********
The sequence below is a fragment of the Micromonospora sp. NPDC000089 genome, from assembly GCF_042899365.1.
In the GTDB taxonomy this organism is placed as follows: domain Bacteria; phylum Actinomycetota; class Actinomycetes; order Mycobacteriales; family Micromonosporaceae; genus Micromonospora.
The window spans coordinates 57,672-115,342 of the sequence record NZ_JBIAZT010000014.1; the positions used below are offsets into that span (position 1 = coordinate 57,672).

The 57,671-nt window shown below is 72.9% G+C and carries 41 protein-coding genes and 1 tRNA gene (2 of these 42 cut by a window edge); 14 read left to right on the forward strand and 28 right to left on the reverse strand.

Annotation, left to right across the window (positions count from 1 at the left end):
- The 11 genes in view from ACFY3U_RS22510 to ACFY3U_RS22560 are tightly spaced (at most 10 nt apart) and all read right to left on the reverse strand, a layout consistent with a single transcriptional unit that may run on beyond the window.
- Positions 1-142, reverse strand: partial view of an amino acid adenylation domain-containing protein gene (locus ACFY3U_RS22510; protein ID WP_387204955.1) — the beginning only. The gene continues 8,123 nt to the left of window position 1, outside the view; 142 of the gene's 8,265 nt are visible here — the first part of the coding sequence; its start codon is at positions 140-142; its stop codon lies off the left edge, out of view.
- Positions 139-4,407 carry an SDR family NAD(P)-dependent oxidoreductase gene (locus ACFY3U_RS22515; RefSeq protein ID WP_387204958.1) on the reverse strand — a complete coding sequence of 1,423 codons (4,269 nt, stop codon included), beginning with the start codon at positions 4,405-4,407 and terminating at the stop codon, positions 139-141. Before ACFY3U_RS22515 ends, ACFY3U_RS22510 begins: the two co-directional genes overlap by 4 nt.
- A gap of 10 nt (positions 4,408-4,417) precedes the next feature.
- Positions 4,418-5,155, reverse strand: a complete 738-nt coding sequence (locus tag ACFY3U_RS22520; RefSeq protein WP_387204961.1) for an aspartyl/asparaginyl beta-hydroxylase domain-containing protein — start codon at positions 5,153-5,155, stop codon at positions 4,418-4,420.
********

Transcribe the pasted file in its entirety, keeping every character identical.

The sequence below is a fragment of the Micromonospora sp. NPDC000089 genome, from assembly GCF_042899365.1.
In the GTDB taxonomy this organism is placed as follows: domain Bacteria; phylum Actinomycetota; class Actinomycetes; order Mycobacteriales; family Micromonosporaceae; genus Micromonospora.
The window spans coordinates 57,672-115,342 of the sequence record NZ_JBIAZT010000014.1; the positions used below are offsets into that span (position 1 = coordinate 57,672).

The 57,671-nt window shown below is 72.9% G+C and carries 41 protein-coding genes and 1 tRNA gene (2 of these 42 cut by a window edge); 14 read left to right on the forward strand and 28 right to left on the reverse strand.

Annotation, left to right across the window (positions count from 1 at the left end):
- The 11 genes in view from ACFY3U_RS22510 to ACFY3U_RS22560 are tightly spaced (at most 10 nt apart) and all read right to left on the reverse strand, a layout consistent with a single transcriptional unit that may run on beyond the window.
- Positions 1-142, reverse strand: partial view of an amino acid adenylation domain-containing protein gene (locus ACFY3U_RS22510; protein ID WP_387204955.1) — the beginning only. The gene continues 8,123 nt to the left of window position 1, outside the view; 142 of the gene's 8,265 nt are visible here — the first part of the coding sequence; its start codon is at positions 140-142; its stop codon lies off the left edge, out of view.
- Positions 139-4,407 carry an SDR family NAD(P)-dependent oxidoreductase gene (locus ACFY3U_RS22515; RefSeq protein ID WP_387204958.1) on the reverse strand — a complete coding sequence of 1,423 codons (4,269 nt, stop codon included), beginning with the start codon at positions 4,405-4,407 and terminating at the stop codon, positions 139-141. Before ACFY3U_RS22515 ends, ACFY3U_RS22510 begins: the two co-directional genes overlap by 4 nt.
- A gap of 10 nt (positions 4,408-4,417) precedes the next feature.
- Positions 4,418-5,155, reverse strand: a complete 738-nt coding sequence (locus tag ACFY3U_RS22520; RefSeq protein WP_387204961.1) for an aspartyl/asparaginyl beta-hydroxylase domain-containing protein — start codon at positions 5,153-5,155, stop codon at positions 4,418-4,420.